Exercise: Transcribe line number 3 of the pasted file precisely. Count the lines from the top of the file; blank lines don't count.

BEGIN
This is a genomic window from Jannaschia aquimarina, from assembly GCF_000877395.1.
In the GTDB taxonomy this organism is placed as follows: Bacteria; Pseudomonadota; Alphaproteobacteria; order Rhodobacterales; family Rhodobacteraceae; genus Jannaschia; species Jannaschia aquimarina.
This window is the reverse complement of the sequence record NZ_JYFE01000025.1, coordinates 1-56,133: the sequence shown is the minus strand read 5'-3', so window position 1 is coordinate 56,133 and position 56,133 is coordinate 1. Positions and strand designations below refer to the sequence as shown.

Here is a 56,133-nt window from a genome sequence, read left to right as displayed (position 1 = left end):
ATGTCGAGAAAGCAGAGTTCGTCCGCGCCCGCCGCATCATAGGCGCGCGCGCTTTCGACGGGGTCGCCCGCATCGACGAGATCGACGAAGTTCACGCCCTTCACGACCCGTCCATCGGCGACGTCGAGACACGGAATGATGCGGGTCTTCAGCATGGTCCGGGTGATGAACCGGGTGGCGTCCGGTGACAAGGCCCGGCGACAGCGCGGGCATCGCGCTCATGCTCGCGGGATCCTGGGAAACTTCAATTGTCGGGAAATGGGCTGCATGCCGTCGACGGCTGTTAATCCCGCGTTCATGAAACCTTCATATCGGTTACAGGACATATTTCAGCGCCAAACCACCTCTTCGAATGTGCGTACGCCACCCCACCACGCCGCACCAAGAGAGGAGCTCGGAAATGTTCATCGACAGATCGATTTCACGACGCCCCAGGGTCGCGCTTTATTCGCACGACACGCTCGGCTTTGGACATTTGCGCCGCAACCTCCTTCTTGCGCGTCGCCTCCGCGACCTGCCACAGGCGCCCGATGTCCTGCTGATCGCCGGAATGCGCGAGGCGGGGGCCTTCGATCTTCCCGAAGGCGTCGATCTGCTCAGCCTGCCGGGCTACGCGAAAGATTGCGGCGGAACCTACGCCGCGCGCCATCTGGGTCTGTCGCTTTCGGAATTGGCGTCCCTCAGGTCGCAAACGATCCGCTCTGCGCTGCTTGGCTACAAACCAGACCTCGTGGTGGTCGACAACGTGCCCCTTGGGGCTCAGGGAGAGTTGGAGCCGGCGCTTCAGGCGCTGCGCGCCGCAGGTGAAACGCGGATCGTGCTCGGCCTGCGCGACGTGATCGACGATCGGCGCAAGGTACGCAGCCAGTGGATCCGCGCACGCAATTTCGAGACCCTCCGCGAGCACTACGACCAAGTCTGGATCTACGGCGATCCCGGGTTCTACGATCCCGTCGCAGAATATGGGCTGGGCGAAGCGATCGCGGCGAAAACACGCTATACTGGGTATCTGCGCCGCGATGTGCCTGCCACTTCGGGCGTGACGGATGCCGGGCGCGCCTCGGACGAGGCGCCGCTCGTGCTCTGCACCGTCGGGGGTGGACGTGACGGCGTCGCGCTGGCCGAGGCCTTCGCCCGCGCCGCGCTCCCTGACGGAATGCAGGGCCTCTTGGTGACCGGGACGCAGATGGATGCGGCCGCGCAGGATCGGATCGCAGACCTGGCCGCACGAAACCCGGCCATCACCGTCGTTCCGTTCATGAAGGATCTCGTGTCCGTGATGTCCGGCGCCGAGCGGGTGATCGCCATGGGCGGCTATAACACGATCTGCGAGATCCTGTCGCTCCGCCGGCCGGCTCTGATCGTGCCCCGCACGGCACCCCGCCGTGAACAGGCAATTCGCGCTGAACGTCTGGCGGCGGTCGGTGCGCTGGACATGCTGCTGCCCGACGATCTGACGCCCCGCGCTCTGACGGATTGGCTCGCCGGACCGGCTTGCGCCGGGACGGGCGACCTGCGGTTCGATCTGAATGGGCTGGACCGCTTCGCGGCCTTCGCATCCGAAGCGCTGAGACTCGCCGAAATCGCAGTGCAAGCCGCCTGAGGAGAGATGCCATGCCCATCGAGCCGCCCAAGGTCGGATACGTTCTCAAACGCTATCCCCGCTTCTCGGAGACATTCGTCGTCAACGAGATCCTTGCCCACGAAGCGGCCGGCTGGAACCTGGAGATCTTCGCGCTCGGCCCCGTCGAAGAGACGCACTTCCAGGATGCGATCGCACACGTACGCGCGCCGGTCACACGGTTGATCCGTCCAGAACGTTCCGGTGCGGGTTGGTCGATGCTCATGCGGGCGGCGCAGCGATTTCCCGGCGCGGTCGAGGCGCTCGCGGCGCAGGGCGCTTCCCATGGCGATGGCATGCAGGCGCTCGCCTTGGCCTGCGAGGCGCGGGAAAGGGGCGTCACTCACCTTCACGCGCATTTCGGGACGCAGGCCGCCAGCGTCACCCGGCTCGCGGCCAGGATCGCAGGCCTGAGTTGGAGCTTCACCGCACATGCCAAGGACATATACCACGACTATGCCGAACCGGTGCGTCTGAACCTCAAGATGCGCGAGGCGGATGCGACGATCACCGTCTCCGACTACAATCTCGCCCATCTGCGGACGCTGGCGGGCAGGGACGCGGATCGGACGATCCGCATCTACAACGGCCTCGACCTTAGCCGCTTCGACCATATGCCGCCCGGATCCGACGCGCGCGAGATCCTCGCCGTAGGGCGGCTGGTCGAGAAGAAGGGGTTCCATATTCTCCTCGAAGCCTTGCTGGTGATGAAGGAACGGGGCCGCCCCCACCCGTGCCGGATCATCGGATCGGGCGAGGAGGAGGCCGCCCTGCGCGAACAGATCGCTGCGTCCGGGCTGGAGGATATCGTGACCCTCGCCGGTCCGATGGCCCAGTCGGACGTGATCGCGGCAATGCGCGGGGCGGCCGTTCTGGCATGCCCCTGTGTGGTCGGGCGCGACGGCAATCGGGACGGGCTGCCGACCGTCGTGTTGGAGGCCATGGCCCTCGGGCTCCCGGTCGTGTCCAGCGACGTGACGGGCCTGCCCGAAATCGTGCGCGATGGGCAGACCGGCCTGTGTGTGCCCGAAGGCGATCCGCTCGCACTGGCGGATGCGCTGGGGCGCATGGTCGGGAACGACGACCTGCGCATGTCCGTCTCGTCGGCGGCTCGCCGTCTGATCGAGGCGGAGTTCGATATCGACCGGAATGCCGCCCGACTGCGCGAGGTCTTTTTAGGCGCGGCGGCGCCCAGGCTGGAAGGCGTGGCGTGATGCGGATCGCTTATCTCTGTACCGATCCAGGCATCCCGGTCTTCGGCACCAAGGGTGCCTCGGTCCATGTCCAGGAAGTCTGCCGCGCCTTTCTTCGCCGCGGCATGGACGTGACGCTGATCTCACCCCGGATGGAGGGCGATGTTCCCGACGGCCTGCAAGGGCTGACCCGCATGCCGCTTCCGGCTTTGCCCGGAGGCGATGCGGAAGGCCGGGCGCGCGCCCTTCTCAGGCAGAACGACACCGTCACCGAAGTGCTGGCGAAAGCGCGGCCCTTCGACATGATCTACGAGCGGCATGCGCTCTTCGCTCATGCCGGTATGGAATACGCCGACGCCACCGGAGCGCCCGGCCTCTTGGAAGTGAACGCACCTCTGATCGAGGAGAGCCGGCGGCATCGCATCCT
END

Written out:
This window is the reverse complement of the sequence record NZ_JYFE01000025.1, coordinates 1-56,133: the sequence shown is the minus strand read 5'-3', so window position 1 is coordinate 56,133 and position 56,133 is coordinate 1. Positions and strand designations below refer to the sequence as shown.